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In Euclid's geometry context, I have the following problem: Let ABC a triangle and P laying in AB. We need to find a point Q in AC or BC such that the triangle APQ has the half of the area of ABC. Let M be the medium point of AB. Construct a parallel segment to PC passing by M, and call Q it's intersection with AC (or BC). Prove that Q is the point we find.

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The median $CM$ divides $\triangle ABC$ into two triangles of equal area. If $P=M$ we are finished. We can suppose without loss of generality that $P$ lies between $A$ and $M$.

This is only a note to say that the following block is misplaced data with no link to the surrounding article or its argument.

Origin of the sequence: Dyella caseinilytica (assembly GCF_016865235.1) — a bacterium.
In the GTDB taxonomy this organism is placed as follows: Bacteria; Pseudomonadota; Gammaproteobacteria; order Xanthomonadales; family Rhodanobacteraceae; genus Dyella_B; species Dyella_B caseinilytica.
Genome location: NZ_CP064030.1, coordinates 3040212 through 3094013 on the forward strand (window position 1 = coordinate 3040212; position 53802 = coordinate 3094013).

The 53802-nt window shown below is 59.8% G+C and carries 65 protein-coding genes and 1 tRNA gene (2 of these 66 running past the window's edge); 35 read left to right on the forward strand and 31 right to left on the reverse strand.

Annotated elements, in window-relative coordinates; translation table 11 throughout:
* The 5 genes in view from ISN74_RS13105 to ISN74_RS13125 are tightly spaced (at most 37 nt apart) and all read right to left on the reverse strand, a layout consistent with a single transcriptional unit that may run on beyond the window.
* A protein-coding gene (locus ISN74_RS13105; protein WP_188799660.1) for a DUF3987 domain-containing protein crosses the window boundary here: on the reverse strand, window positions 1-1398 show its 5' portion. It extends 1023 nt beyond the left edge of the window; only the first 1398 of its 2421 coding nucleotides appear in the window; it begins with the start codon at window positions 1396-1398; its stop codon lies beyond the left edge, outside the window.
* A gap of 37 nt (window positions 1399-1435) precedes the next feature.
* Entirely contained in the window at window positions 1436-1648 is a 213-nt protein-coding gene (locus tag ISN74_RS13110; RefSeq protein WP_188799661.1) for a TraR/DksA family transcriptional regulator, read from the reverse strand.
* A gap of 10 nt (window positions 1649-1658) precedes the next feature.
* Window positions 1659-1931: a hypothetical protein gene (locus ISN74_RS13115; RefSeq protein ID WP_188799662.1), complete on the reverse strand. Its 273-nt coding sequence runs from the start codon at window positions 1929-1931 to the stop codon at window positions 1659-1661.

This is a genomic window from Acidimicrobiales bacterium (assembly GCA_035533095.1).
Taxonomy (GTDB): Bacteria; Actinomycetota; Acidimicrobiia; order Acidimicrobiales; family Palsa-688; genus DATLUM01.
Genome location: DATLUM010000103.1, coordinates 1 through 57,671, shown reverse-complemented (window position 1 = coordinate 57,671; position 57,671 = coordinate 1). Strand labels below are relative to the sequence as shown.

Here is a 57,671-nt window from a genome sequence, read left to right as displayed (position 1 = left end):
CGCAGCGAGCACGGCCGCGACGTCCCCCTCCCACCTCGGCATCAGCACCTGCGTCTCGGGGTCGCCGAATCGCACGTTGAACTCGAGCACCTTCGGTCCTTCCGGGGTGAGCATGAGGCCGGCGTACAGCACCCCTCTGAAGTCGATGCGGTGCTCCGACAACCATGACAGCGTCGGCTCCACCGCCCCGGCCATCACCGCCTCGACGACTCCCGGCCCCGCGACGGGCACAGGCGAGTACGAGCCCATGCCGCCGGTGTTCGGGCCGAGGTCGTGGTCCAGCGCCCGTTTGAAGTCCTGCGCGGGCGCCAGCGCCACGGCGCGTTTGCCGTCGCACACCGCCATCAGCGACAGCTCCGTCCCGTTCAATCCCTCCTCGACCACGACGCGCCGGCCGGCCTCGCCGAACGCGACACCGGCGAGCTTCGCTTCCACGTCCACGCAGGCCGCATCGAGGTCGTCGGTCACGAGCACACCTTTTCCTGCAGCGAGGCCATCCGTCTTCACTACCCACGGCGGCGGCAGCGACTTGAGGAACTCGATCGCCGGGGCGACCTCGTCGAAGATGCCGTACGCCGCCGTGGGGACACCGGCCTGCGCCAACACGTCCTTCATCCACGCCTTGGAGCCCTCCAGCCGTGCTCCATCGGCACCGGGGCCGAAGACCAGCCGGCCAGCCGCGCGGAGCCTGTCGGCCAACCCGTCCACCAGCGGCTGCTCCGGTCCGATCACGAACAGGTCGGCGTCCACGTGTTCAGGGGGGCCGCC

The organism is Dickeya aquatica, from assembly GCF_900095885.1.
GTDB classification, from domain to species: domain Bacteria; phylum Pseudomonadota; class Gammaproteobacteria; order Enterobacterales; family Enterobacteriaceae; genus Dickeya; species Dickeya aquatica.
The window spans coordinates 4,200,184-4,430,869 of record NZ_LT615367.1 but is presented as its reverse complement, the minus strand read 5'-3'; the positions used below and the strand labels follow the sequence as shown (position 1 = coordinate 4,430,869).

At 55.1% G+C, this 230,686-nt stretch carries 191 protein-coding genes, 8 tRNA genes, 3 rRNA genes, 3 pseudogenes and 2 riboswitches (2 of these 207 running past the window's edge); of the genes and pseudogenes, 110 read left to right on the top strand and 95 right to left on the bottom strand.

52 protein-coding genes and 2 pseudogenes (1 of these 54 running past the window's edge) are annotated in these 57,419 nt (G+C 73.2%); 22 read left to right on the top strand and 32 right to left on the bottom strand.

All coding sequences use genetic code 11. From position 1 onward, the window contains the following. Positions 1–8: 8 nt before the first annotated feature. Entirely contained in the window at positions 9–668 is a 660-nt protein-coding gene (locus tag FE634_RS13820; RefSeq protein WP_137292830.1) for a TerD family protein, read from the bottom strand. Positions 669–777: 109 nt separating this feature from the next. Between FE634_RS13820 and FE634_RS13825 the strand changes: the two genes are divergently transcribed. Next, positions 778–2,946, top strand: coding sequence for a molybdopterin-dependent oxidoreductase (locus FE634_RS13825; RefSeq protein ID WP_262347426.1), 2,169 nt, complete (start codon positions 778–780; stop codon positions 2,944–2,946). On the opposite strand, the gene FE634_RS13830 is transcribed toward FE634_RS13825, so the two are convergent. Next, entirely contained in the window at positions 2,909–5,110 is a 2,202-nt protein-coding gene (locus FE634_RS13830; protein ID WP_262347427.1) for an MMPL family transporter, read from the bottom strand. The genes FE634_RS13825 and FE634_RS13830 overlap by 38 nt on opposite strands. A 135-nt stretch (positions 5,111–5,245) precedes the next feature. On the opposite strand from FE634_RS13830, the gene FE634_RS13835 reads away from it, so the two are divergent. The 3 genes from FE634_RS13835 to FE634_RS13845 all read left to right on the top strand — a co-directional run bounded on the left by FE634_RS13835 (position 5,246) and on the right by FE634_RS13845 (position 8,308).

Draw a picture.

Note that the area of $\triangle CMB$ is the area of $\triangle MBQ$ plus the area of triangle $MQC$.

But the area of $\triangle MQC$ is the same as the area of $\triangle MQP$, since they have the same base $MQ$, and by parallelism the same height.

Thus the area of $\triangle PBQ$ is the same as the area of $\triangle CMB$, that is, half the area of $\triangle ABC$. This completes the proof.

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